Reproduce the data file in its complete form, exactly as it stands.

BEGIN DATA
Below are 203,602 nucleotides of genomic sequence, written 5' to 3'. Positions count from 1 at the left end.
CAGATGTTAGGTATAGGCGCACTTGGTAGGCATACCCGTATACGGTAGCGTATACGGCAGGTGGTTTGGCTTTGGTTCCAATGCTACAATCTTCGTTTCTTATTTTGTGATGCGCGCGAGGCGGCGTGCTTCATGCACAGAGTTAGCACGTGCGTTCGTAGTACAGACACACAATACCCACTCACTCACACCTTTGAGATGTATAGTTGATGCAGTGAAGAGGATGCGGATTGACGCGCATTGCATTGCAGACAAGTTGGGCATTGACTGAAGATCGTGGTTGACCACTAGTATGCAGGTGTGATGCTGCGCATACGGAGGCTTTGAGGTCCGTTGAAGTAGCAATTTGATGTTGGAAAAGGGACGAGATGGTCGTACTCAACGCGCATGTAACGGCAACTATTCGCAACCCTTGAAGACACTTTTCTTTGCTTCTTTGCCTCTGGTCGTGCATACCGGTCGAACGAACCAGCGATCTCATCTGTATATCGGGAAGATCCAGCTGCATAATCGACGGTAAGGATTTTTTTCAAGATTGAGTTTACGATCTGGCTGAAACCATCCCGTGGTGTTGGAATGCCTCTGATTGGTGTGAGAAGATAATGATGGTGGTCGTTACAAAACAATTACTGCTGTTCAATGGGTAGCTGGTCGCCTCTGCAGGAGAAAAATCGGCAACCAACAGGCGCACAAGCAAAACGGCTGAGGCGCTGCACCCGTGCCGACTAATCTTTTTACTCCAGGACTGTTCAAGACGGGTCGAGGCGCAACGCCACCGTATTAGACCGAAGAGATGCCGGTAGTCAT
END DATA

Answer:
Below are 203,602 nucleotides of genomic sequence, written 5' to 3'. Positions count from 1 at the left end.
CAGATGTTAGGTATAGGCGCACTTGGTAGGCATACCCGTATACGGTAGCGTATACGGCAGGTGGTTTGGCTTTGGTTCCAATGCTACAATCTTCGTTTCTTATTTTGTGATGCGCGCGAGGCGGCGTGCTTCATGCACAGAGTTAGCACGTGCGTTCGTAGTACAGACACACAATACCCACTCACTCACACCTTTGAGATGTATAGTTGATGCAGTGAAGAGGATGCGGATTGACGCGCATTGCATTGCAGACAAGTTGGGCATTGACTGAAGATCGTGGTTGACCACTAGTATGCAGGTGTGATGCTGCGCATACGGAGGCTTTGAGGTCCGTTGAAGTAGCAATTTGATGTTGGAAAAGGGACGAGATGGTCGTACTCAACGCGCATGTAACGGCAACTATTCGCAACCCTTGAAGACACTTTTCTTTGCTTCTTTGCCTCTGGTCGTGCATACCGGTCGAACGAACCAGCGATCTCATCTGTATATCGGGAAGATCCAGCTGCATAATCGACGGTAAGGATTTTTTTCAAGATTGAGTTTACGATCTGGCTGAAACCATCCCGTGGTGTTGGAATGCCTCTGATTGGTGTGAGAAGATAATGATGGTGGTCGTTACAAAACAATTACTGCTGTTCAATGGGTAGCTGGTCGCCTCTGCAGGAGAAAAATCGGCAACCAACAGGCGCACAAGCAAAACGGCTGAGGCGCTGCACCCGTGCCGACTAATCTTTTTACTCCAGGACTGTTCAAGACGGGTCGAGGCGCAACGCCACCGTATTAGACCGAAGAGATGCCGGTAGTCAT